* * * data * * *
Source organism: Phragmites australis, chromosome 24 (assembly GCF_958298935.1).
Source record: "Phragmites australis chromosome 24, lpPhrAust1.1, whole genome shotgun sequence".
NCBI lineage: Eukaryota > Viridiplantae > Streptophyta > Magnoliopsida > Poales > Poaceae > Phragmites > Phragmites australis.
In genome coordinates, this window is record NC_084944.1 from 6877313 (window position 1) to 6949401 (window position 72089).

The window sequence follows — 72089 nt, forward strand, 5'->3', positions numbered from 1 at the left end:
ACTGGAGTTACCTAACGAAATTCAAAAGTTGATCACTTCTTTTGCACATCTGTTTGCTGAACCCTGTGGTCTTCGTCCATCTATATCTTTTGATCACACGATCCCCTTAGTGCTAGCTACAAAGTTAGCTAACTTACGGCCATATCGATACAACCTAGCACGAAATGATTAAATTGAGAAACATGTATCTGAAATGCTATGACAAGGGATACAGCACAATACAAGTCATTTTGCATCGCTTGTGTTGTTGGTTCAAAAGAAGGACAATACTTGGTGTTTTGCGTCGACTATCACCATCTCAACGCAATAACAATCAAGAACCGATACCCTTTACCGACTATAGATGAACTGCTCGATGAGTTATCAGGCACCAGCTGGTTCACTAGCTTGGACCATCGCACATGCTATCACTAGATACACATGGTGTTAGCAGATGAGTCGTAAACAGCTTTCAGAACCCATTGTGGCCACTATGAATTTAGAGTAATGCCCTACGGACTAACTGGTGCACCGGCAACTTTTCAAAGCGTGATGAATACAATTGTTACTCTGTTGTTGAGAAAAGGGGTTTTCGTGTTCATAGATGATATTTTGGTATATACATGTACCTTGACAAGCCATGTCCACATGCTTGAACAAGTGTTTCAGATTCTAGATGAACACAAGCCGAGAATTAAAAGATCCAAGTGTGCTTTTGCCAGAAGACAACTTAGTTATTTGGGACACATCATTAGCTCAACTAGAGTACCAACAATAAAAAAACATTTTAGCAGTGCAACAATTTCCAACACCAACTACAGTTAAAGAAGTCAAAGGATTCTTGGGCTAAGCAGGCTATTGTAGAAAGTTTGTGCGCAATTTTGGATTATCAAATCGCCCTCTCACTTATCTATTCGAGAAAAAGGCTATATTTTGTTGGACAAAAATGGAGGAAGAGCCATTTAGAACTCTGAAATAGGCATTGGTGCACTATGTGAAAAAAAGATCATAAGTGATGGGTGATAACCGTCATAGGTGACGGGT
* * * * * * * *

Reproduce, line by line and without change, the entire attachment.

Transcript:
Source organism: Phragmites australis, chromosome 24 (assembly GCF_958298935.1).
Source record: "Phragmites australis chromosome 24, lpPhrAust1.1, whole genome shotgun sequence".
NCBI lineage: Eukaryota > Viridiplantae > Streptophyta > Magnoliopsida > Poales > Poaceae > Phragmites > Phragmites australis.
In genome coordinates, this window is record NC_084944.1 from 6877313 (window position 1) to 6949401 (window position 72089).

The window sequence follows — 72089 nt, forward strand, 5'->3', positions numbered from 1 at the left end:
ACTGGAGTTACCTAACGAAATTCAAAAGTTGATCACTTCTTTTGCACATCTGTTTGCTGAACCCTGTGGTCTTCGTCCATCTATATCTTTTGATCACACGATCCCCTTAGTGCTAGCTACAAAGTTAGCTAACTTACGGCCATATCGATACAACCTAGCACGAAATGATTAAATTGAGAAACATGTATCTGAAATGCTATGACAAGGGATACAGCACAATACAAGTCATTTTGCATCGCTTGTGTTGTTGGTTCAAAAGAAGGACAATACTTGGTGTTTTGCGTCGACTATCACCATCTCAACGCAATAACAATCAAGAACCGATACCCTTTACCGACTATAGATGAACTGCTCGATGAGTTATCAGGCACCAGCTGGTTCACTAGCTTGGACCATCGCACATGCTATCACTAGATACACATGGTGTTAGCAGATGAGTCGTAAACAGCTTTCAGAACCCATTGTGGCCACTATGAATTTAGAGTAATGCCCTACGGACTAACTGGTGCACCGGCAACTTTTCAAAGCGTGATGAATACAATTGTTACTCTGTTGTTGAGAAAAGGGGTTTTCGTGTTCATAGATGATATTTTGGTATATACATGTACCTTGACAAGCCATGTCCACATGCTTGAACAAGTGTTTCAGATTCTAGATGAACACAAGCCGAGAATTAAAAGATCCAAGTGTGCTTTTGCCAGAAGACAACTTAGTTATTTGGGACACATCATTAGCTCAACTAGAGTACCAACAATAAAAAAACATTTTAGCAGTGCAACAATTTCCAACACCAACTACAGTTAAAGAAGTCAAAGGATTCTTGGGCTAAGCAGGCTATTGTAGAAAGTTTGTGCGCAATTTTGGATTATCAAATCGCCCTCTCACTTATCTATTCGAGAAAAAGGCTATATTTTGTTGGACAAAAATGGAGGAAGAGCCATTTAGAACTCTGAAATAGGCATTGGTGCACTATGTGAAAAAAAGATCATAAGTGATGGGTGATAACCGTCATAGGTGACGGGT